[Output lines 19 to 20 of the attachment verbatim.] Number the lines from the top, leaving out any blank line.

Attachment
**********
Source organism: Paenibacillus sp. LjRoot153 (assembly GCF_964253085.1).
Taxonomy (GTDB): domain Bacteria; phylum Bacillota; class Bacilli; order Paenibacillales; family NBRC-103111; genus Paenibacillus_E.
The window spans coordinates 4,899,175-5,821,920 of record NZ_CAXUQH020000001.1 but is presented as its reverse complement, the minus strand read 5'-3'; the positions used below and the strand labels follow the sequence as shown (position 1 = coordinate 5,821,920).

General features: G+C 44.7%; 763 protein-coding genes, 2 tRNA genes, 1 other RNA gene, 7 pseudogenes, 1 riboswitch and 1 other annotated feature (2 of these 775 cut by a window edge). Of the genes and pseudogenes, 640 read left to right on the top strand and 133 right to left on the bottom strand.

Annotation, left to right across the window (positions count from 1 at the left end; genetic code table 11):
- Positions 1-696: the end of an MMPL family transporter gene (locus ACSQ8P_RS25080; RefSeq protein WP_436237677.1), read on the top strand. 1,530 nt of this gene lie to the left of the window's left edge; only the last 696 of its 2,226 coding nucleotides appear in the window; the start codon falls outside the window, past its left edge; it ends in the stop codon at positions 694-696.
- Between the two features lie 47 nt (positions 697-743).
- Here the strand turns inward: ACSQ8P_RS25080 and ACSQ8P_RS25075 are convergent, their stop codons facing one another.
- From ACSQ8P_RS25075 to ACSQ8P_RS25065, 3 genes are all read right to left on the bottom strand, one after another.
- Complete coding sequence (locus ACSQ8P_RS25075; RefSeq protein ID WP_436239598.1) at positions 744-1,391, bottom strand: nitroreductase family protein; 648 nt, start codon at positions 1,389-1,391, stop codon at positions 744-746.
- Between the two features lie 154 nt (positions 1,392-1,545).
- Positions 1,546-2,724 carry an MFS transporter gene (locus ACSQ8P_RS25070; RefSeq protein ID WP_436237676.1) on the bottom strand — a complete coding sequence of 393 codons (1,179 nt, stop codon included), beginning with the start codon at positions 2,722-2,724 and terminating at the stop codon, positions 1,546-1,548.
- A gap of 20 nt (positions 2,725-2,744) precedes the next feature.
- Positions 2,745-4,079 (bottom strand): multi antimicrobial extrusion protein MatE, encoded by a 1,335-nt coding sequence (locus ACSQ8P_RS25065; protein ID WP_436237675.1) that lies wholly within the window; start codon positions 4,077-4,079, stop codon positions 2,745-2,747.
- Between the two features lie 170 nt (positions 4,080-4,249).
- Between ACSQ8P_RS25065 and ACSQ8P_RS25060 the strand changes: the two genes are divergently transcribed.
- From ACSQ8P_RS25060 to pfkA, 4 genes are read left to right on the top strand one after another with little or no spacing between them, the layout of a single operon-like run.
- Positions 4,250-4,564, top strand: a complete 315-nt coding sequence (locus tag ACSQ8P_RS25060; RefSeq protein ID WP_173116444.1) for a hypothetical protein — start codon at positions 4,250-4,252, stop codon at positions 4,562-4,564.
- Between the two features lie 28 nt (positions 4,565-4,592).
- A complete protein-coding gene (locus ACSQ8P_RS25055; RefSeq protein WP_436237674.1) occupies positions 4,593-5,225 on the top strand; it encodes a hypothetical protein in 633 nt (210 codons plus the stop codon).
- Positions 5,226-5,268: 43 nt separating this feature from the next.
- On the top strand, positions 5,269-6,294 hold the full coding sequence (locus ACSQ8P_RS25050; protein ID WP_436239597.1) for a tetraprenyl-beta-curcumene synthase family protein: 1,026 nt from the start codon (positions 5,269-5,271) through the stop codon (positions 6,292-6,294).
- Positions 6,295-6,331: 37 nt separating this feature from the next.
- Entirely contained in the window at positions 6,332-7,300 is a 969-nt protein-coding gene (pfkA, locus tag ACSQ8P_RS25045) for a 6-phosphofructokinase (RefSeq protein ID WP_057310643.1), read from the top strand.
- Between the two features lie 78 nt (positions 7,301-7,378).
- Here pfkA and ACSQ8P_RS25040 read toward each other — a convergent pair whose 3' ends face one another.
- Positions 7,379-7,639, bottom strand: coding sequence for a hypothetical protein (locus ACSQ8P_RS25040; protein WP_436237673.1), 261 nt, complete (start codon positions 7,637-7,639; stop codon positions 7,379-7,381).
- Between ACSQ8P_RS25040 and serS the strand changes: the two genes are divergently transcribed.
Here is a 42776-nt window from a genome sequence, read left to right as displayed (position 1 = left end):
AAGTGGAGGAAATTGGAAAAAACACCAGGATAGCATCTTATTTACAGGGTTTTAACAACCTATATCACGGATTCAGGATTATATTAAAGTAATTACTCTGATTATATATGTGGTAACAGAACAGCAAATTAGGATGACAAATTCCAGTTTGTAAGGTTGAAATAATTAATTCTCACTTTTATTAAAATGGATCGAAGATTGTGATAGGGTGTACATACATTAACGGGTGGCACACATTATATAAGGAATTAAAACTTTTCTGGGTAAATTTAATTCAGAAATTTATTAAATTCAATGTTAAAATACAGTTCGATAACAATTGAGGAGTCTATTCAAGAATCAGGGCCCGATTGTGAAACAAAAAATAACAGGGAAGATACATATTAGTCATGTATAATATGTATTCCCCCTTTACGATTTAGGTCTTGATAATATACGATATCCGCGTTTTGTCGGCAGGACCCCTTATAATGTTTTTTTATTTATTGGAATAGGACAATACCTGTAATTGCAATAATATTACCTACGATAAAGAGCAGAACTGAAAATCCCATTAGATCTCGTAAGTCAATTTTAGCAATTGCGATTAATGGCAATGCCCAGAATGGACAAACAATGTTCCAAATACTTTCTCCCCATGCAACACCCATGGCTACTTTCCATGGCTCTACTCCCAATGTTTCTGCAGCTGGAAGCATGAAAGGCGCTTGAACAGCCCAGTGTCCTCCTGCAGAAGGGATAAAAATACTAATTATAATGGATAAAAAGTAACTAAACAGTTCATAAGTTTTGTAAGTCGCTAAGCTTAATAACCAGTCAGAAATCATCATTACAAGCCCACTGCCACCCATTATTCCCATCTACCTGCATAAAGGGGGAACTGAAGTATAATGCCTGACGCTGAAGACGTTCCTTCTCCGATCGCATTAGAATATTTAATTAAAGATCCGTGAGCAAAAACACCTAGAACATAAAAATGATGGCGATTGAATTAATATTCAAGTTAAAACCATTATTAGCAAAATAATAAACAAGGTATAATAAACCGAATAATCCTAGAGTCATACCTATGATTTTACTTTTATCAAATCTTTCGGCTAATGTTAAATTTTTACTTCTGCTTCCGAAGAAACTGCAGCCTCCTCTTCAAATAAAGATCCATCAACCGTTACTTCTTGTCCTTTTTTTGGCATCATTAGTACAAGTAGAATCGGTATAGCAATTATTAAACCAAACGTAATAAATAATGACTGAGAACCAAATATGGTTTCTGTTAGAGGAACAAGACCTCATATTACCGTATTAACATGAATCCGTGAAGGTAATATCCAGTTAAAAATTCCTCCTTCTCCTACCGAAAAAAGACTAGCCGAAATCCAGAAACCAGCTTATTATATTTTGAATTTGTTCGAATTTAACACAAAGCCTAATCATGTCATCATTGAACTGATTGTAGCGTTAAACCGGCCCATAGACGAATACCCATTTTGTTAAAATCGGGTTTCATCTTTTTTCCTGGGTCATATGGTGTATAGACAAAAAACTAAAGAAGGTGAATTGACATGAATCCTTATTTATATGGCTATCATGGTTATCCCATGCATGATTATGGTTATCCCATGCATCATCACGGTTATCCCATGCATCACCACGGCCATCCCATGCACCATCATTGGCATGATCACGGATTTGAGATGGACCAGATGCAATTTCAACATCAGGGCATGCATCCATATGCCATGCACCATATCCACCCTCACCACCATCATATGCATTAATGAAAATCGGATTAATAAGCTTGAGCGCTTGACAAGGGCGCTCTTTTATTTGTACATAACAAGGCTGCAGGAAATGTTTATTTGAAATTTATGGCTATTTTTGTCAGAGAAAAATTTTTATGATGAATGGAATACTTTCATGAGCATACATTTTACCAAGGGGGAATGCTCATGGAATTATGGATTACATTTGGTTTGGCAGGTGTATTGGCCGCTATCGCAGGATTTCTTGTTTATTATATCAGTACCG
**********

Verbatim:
- Between the two features lie 28 nt (positions 4,565-4,592).
- A complete protein-coding gene (locus ACSQ8P_RS25055; RefSeq protein WP_436237674.1) occupies positions 4,593-5,225 on the top strand; it encodes a hypothetical protein in 633 nt (210 codons plus the stop codon).